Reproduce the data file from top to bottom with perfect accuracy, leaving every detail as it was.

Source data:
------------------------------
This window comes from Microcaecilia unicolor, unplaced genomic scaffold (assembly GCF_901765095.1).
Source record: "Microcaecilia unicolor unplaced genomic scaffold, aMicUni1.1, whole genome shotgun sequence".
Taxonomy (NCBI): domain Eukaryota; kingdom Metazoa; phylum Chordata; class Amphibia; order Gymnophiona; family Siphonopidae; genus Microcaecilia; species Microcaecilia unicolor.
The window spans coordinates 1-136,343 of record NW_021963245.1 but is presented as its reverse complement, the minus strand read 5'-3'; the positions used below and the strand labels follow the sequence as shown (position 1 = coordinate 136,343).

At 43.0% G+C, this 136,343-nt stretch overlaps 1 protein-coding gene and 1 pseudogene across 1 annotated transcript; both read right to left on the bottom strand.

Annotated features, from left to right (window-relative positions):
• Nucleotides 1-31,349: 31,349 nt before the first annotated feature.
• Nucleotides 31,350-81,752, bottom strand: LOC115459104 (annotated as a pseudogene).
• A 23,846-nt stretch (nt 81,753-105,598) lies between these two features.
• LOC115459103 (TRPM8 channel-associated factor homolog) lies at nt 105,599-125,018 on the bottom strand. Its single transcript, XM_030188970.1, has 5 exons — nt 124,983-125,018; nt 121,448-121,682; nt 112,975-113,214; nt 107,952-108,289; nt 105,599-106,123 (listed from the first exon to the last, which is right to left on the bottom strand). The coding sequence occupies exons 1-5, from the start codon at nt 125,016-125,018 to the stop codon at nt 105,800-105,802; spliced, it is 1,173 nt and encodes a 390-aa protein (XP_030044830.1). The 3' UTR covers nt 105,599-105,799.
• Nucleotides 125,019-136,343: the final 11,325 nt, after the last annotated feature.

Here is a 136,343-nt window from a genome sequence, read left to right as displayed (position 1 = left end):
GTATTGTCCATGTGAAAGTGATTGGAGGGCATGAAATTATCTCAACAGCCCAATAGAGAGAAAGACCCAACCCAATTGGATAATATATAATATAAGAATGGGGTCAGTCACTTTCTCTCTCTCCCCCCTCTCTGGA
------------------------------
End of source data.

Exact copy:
This window comes from Microcaecilia unicolor, unplaced genomic scaffold (assembly GCF_901765095.1).
Source record: "Microcaecilia unicolor unplaced genomic scaffold, aMicUni1.1, whole genome shotgun sequence".
Taxonomy (NCBI): domain Eukaryota; kingdom Metazoa; phylum Chordata; class Amphibia; order Gymnophiona; family Siphonopidae; genus Microcaecilia; species Microcaecilia unicolor.
The window spans coordinates 1-136,343 of record NW_021963245.1 but is presented as its reverse complement, the minus strand read 5'-3'; the positions used below and the strand labels follow the sequence as shown (position 1 = coordinate 136,343).

At 43.0% G+C, this 136,343-nt stretch overlaps 1 protein-coding gene and 1 pseudogene across 1 annotated transcript; both read right to left on the bottom strand.

Annotated features, from left to right (window-relative positions):
• Nucleotides 1-31,349: 31,349 nt before the first annotated feature.
• Nucleotides 31,350-81,752, bottom strand: LOC115459104 (annotated as a pseudogene).
• A 23,846-nt stretch (nt 81,753-105,598) lies between these two features.
• LOC115459103 (TRPM8 channel-associated factor homolog) lies at nt 105,599-125,018 on the bottom strand. Its single transcript, XM_030188970.1, has 5 exons — nt 124,983-125,018; nt 121,448-121,682; nt 112,975-113,214; nt 107,952-108,289; nt 105,599-106,123 (listed from the first exon to the last, which is right to left on the bottom strand). The coding sequence occupies exons 1-5, from the start codon at nt 125,016-125,018 to the stop codon at nt 105,800-105,802; spliced, it is 1,173 nt and encodes a 390-aa protein (XP_030044830.1). The 3' UTR covers nt 105,599-105,799.
• Nucleotides 125,019-136,343: the final 11,325 nt, after the last annotated feature.

Here is a 136,343-nt window from a genome sequence, read left to right as displayed (position 1 = left end):
GTATTGTCCATGTGAAAGTGATTGGAGGGCATGAAATTATCTCAACAGCCCAATAGAGAGAAAGACCCAACCCAATTGGATAATATATAATATAAGAATGGGGTCAGTCACTTTCTCTCTCTCCCCCCTCTCTGGA